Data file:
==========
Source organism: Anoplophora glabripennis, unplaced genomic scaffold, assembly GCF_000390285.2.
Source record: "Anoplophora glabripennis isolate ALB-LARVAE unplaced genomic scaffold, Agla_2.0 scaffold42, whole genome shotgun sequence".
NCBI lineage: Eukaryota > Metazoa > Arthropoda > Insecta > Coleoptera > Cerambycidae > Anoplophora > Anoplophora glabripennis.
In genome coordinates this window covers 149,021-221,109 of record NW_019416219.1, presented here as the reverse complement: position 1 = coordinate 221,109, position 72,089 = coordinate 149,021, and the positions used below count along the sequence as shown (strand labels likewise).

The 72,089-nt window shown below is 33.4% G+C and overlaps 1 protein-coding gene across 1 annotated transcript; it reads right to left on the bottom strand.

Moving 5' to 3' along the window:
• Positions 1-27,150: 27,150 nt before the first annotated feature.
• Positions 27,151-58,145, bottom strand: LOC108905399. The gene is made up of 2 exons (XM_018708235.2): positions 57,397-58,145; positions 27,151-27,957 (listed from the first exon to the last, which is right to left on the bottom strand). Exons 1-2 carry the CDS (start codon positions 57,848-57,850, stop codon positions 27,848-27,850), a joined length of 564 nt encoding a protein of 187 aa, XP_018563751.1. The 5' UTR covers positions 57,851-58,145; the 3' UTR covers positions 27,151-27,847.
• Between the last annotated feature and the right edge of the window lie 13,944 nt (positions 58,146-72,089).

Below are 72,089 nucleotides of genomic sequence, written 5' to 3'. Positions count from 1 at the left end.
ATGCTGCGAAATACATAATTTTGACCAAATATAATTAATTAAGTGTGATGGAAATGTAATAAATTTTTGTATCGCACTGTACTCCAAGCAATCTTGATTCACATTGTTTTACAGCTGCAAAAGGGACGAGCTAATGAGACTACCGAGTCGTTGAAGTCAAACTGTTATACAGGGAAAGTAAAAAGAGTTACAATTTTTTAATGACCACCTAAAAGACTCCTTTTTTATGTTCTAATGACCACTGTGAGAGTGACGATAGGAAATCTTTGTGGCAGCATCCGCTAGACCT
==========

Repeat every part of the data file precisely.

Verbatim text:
Source organism: Anoplophora glabripennis, unplaced genomic scaffold, assembly GCF_000390285.2.
Source record: "Anoplophora glabripennis isolate ALB-LARVAE unplaced genomic scaffold, Agla_2.0 scaffold42, whole genome shotgun sequence".
NCBI lineage: Eukaryota > Metazoa > Arthropoda > Insecta > Coleoptera > Cerambycidae > Anoplophora > Anoplophora glabripennis.
In genome coordinates this window covers 149,021-221,109 of record NW_019416219.1, presented here as the reverse complement: position 1 = coordinate 221,109, position 72,089 = coordinate 149,021, and the positions used below count along the sequence as shown (strand labels likewise).

The 72,089-nt window shown below is 33.4% G+C and overlaps 1 protein-coding gene across 1 annotated transcript; it reads right to left on the bottom strand.

Moving 5' to 3' along the window:
• Positions 1-27,150: 27,150 nt before the first annotated feature.
• Positions 27,151-58,145, bottom strand: LOC108905399. The gene is made up of 2 exons (XM_018708235.2): positions 57,397-58,145; positions 27,151-27,957 (listed from the first exon to the last, which is right to left on the bottom strand). Exons 1-2 carry the CDS (start codon positions 57,848-57,850, stop codon positions 27,848-27,850), a joined length of 564 nt encoding a protein of 187 aa, XP_018563751.1. The 5' UTR covers positions 57,851-58,145; the 3' UTR covers positions 27,151-27,847.
• Between the last annotated feature and the right edge of the window lie 13,944 nt (positions 58,146-72,089).

Below are 72,089 nucleotides of genomic sequence, written 5' to 3'. Positions count from 1 at the left end.
ATGCTGCGAAATACATAATTTTGACCAAATATAATTAATTAAGTGTGATGGAAATGTAATAAATTTTTGTATCGCACTGTACTCCAAGCAATCTTGATTCACATTGTTTTACAGCTGCAAAAGGGACGAGCTAATGAGACTACCGAGTCGTTGAAGTCAAACTGTTATACAGGGAAAGTAAAAAGAGTTACAATTTTTTAATGACCACCTAAAAGACTCCTTTTTTATGTTCTAATGACCACTGTGAGAGTGACGATAGGAAATCTTTGTGGCAGCATCCGCTAGACCT